We’ve recently seen an increase in ‘challenges’ and ‘questionnaires’ on Facebook where users copy and paste content from their friends or family and change their answers to their own. A few recent posts that we’ve seen look something like this:

Who Are You challenge?
I want to see your answers! I find out something new about you.
1) Brothers – 
2) Sisters – 
3) Children – 
4)surgeries – 
5) Tattoos –
6) Piercings – 
7) Been to an island-
8) Favorite colors – 
9) Favorite sport –
10)Favorite fruit –
11)Favorite dog – 
12)Ridden a Motorcycle –
14)Favorite season –
15)Favorite holiday- 
16)Stayed in a hospital-
17)Eye Color-
18)Last phone call –
19)Coffee –
20)Favorite pie-
Car Challenge
“The aim of this exercise is to Google the cars you have owned throughout your life. You must find and name the make, model and colors, then post photos in chronological order on your wall! Make sure to share to your wall so your friends and family can play!”
 
Relative Challenge
I was born a …………
My mother was a …….
Her mother was a …..
My father was a …..
His mother was a …….
And now I am a …….
Let’s see how many can do this. Who knows? We may find relatives!
 

As innocent as these quizzes are, what you are ultimately doing is sharing information about yourself that could help hackers and cybercriminals gain access to your personal information. Common security questions such as ‘what was your first car’, or ‘what is your mother’s maiden name’ are used to protect everything from email platforms to banking applications. These types of posts are promoting and encouraging users to share personal information about themselves and if they land in the wrong hands could be extremely detrimental.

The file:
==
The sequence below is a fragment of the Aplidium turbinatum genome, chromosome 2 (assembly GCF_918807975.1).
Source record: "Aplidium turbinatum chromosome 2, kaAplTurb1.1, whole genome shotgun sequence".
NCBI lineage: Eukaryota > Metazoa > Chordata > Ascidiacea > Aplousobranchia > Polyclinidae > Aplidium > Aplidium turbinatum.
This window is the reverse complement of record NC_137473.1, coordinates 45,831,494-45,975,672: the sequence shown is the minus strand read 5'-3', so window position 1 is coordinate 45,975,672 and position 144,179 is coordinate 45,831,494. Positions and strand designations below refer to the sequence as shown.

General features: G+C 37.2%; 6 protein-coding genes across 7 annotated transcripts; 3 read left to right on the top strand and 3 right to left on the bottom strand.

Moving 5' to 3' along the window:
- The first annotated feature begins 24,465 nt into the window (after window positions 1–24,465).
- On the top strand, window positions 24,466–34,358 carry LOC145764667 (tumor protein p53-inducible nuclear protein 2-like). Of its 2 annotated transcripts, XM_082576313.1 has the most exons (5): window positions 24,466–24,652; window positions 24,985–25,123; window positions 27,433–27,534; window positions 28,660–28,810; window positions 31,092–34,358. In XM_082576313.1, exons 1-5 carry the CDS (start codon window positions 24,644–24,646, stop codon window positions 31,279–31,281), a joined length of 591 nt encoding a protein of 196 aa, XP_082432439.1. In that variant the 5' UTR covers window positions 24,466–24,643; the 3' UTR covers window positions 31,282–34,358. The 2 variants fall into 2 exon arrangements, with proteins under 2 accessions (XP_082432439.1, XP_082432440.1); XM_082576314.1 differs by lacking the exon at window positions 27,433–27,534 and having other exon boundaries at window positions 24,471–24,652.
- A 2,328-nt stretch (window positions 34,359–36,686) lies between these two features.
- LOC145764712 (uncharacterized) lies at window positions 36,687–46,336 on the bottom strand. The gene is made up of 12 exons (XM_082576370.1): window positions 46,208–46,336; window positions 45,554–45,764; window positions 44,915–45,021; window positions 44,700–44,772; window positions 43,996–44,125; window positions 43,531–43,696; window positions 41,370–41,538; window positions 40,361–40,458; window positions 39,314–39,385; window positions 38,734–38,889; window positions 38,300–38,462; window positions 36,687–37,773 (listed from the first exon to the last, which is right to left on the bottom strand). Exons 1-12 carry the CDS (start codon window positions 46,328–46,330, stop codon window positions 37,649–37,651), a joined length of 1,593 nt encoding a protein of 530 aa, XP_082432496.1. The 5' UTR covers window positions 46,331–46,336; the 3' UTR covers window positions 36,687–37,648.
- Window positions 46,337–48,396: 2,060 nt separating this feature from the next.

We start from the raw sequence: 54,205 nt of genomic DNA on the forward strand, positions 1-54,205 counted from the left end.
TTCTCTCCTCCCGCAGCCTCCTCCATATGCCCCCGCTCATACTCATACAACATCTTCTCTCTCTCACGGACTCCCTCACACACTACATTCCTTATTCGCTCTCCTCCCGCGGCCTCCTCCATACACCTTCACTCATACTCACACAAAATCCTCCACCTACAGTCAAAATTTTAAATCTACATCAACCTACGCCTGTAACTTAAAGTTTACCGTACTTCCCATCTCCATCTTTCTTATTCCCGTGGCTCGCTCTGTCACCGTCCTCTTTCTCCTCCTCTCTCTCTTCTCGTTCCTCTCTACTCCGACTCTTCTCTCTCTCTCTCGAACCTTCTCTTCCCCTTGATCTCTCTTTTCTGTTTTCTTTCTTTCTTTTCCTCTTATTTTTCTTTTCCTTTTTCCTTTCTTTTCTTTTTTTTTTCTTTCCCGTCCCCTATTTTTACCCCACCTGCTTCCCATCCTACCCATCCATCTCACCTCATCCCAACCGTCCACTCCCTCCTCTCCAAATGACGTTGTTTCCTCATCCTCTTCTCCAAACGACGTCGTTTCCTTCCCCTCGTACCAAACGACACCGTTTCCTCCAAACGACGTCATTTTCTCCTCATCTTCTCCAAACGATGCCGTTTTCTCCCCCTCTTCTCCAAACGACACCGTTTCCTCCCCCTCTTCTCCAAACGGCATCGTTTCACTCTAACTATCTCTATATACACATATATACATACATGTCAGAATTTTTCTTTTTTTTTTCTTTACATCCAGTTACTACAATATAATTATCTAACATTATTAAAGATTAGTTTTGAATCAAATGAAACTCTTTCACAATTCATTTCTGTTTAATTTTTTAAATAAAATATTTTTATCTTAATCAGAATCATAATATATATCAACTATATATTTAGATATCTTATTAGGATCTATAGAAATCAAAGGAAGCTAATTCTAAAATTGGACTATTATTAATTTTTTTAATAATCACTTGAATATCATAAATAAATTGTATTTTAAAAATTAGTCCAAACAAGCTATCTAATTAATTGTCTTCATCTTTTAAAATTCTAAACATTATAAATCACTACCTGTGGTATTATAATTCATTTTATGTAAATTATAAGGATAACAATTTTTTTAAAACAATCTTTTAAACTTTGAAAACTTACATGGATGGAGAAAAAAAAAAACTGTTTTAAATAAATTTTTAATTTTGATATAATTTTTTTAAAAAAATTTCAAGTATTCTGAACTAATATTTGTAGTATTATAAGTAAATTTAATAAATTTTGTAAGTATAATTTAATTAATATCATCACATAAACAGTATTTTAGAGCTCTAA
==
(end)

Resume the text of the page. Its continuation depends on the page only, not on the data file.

Another challenge that is going around is asking users to share their high school senior picture to support the Class of 2020. The Better Business Bureau put out a news article asking users not to participate in this challenge stating that by sharing your high school senior photo, along with your school name and graduation year, you are allowing scammers and hackers access to your sensitive information. High school names and graduation years are common security questions and by sharing this information you could be vulnerable to cyberattacks. 

As a majority of us continue to be cooped up inside due to COVID-19, we encourage you to not participate in these types of challenges and quizzes and keep all personal information private.

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